Monday, June 19, 2017

Mental Health Day

That's what I'm on.

I work a lot of weekends. Sometimes, the work is just for a few hours, such as when I lead a nature walk for my organization, or take a table full of displays and 'stuff' to some event and talk to people all day. Other times, it's an all-day sort of affair, such as when we're the ones running one of those events. In the last three weeks, my Saturdays were as follows: nature walk on the third (only 3 hours worth of time, total), festival on the 10th (I was "on the clock" basically from 8 a.m. to 4:45 p.m.), and a fundraiser beer pouring at a concert on the 17th, where I was "on" (and on my feet) from 3:30 to about 10:30.

I call this a mental health day, but it's also about physical well-being, too. The nature walk is easy: two miles on a mostly easy trail. The event and the beer pouring, however, were physically demanding, draining. Setting up tables, lugging our own display materials around, being responsible (okay, that's mental) for the smooth running of the event or for wrangling nearly 70 volunteers--that's draining. And depending on what's going on, I'm not guaranteed getting a Monday off for working a Saturday. Sometimes, you just can't swing it, and that's okay. We don't get overtime, but I've got a boss who is humane. As long as the work gets done and gets done well, we have the flexibility to take time when/where needed.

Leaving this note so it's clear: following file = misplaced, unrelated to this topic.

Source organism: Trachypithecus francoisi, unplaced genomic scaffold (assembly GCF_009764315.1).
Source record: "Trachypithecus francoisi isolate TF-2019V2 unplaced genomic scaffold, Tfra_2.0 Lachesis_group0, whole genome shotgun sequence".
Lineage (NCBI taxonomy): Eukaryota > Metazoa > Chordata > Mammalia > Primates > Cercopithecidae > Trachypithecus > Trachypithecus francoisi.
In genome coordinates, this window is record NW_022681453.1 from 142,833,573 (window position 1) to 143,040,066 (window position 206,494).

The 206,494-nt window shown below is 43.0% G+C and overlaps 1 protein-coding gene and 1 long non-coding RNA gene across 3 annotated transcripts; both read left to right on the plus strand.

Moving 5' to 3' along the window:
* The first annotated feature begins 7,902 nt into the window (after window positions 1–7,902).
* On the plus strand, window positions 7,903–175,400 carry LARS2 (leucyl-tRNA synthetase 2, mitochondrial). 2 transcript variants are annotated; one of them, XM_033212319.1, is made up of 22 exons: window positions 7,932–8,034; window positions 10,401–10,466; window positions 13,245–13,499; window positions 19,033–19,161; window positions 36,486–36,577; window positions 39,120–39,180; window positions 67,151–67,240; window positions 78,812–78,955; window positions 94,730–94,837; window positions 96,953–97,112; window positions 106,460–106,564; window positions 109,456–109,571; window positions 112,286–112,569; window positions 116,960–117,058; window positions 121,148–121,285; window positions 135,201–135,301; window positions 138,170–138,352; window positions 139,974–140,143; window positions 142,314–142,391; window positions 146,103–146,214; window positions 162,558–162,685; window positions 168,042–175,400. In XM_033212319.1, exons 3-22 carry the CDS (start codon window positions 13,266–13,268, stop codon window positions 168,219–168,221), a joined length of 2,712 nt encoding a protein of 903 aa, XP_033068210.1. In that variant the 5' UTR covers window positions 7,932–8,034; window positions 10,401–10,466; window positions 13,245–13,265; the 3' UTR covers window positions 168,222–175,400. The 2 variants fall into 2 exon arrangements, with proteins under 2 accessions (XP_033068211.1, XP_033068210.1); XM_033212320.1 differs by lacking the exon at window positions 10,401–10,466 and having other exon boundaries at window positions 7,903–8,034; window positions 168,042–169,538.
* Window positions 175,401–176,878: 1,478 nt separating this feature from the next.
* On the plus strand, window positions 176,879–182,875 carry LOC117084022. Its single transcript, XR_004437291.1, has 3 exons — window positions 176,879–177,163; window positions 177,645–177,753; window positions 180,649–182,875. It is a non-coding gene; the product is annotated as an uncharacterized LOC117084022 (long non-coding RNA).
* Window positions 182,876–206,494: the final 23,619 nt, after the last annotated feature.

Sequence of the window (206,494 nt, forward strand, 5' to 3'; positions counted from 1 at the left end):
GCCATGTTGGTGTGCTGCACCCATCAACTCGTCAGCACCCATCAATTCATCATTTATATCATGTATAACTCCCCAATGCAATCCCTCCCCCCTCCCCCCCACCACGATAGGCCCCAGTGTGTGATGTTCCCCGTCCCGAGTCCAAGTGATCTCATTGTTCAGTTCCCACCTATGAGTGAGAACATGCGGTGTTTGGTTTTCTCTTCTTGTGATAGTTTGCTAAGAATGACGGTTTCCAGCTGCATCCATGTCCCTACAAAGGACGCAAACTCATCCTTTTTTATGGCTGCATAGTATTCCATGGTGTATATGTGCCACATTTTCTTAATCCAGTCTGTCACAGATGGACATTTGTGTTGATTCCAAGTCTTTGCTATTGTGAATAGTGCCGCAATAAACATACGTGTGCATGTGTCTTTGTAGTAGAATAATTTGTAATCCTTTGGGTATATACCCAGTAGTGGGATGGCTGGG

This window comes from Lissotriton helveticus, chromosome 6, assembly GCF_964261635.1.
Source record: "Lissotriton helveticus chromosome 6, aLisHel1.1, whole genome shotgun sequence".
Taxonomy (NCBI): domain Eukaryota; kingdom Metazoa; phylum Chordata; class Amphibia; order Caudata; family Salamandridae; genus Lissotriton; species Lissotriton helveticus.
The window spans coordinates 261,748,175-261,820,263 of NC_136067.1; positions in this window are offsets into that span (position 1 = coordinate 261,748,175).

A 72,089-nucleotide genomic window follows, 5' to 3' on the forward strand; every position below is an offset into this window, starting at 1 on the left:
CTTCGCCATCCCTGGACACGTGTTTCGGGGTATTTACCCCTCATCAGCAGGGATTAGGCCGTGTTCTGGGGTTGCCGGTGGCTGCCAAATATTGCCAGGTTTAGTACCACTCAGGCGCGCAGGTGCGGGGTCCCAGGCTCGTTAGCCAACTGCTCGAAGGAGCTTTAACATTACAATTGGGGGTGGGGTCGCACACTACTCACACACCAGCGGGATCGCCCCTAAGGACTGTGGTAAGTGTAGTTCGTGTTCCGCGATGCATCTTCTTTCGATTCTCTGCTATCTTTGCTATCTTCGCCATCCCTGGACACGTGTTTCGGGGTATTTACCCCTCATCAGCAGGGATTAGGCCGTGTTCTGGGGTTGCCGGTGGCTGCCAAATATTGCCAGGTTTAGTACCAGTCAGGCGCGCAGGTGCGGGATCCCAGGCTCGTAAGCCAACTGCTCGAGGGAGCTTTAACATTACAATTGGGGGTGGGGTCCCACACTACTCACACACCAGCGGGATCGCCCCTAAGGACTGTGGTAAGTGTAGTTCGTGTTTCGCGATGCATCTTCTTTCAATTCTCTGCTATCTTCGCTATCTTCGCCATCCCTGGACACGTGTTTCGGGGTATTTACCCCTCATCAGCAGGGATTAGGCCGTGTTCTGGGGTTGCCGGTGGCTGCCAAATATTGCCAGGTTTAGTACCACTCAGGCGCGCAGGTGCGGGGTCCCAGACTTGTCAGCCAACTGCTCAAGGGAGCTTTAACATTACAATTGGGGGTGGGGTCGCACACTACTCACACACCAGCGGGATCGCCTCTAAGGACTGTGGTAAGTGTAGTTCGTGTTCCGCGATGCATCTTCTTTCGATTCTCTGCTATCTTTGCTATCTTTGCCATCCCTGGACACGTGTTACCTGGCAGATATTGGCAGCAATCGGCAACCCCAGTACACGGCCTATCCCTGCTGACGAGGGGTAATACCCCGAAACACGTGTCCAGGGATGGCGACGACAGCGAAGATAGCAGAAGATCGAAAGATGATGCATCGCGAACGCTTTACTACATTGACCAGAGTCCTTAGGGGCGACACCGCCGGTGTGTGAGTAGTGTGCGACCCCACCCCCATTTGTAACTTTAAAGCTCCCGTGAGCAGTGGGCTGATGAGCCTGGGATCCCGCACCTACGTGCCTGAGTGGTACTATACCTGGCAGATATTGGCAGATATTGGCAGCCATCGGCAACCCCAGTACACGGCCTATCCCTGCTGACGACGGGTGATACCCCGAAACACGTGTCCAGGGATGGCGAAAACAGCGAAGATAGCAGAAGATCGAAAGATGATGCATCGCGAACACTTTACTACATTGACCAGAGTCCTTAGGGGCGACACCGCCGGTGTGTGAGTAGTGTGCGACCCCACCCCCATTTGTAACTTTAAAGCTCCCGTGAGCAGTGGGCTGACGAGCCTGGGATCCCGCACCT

Long-winded way of saying there's not much of a post today. I'm hopefully going to catch up on my assignments for the online writing course I've been taking. Technically, I've already completed the requirements to 'pass' the course, but there's more to learn; it behooves me to complete all the assignments. The good thing is it's getting me going on my RiP again (Carrie will be glad to hear that!) and I may also have picked up another beta reader, hooray! Once the course is over, I'll try to sum up my experiences here. The University of Iowa will be running another beginning on July 17 aimed at poets and playwrights. Also, somewhere down the line I'll explain what the beer pouring fundraiser was (besides fun and exhausting!). EDIT: Oh, and maybe I'll add in my reactions to Wonder Woman, which we saw on Wednesday (Quick reaction: Really good film).